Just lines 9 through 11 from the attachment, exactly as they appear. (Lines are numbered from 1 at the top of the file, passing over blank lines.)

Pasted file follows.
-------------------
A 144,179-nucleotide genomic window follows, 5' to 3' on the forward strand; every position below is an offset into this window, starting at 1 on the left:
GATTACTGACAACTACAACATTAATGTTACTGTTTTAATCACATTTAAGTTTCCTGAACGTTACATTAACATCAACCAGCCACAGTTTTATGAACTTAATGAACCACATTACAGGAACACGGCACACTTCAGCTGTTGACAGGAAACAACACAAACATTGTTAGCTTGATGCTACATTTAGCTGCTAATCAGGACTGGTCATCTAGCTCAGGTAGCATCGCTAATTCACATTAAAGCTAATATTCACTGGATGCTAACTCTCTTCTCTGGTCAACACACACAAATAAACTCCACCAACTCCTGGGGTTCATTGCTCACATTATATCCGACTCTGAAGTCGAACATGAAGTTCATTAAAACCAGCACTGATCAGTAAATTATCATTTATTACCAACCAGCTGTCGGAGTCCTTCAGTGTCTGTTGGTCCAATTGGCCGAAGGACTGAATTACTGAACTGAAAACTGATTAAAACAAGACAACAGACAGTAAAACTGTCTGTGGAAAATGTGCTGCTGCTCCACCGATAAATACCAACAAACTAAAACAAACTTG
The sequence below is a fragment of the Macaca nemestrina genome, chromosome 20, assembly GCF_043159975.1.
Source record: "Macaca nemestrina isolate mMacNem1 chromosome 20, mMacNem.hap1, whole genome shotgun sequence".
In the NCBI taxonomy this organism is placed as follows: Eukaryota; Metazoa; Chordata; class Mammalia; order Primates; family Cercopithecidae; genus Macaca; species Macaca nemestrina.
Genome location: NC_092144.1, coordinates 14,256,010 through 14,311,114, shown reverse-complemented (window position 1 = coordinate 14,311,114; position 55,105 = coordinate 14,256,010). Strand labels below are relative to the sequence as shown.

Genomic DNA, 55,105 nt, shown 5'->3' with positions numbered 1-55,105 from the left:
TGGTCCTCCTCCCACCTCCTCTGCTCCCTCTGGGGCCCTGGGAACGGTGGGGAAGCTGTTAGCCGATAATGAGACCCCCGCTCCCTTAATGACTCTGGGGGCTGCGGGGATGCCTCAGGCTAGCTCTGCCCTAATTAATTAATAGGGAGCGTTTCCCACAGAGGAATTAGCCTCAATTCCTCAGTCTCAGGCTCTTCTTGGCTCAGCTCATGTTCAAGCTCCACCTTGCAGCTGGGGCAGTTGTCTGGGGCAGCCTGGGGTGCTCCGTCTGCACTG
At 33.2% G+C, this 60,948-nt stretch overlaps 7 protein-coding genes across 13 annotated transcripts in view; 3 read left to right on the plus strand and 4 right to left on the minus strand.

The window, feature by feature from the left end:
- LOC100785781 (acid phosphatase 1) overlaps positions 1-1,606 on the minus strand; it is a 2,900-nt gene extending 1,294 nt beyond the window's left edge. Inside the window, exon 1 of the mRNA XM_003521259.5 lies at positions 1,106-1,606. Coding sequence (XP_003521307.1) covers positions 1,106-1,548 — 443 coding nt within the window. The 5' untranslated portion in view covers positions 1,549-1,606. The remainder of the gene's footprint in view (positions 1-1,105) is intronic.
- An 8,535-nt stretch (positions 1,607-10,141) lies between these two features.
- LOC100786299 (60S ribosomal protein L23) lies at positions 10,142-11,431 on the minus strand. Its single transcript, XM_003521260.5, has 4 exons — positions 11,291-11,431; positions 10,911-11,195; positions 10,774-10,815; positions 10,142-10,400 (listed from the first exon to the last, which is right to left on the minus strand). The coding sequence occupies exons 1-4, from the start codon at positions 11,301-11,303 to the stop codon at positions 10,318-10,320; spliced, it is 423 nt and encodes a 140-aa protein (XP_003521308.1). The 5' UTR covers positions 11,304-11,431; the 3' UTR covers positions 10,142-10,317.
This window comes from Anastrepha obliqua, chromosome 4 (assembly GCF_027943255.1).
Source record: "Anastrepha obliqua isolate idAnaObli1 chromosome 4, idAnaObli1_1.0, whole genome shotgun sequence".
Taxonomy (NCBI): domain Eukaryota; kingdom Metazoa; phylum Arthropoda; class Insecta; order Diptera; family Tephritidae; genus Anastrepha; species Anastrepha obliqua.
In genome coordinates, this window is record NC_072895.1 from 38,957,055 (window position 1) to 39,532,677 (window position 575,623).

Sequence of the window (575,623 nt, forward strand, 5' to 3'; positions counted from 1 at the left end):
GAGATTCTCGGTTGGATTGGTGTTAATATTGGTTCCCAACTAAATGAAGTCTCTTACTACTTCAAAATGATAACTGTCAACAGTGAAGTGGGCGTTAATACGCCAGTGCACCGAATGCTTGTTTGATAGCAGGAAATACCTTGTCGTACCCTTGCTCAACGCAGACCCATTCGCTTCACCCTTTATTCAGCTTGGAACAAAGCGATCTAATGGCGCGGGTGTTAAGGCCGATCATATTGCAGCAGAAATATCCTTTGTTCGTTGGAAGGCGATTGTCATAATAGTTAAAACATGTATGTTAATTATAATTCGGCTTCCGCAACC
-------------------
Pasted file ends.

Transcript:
At 33.2% G+C, this 60,948-nt stretch overlaps 7 protein-coding genes across 13 annotated transcripts in view; 3 read left to right on the plus strand and 4 right to left on the minus strand.

The window, feature by feature from the left end:
- LOC100785781 (acid phosphatase 1) overlaps positions 1-1,606 on the minus strand; it is a 2,900-nt gene extending 1,294 nt beyond the window's left edge. Inside the window, exon 1 of the mRNA XM_003521259.5 lies at positions 1,106-1,606. Coding sequence (XP_003521307.1) covers positions 1,106-1,548 — 443 coding nt within the window. The 5' untranslated portion in view covers positions 1,549-1,606. The remainder of the gene's footprint in view (positions 1-1,105) is intronic.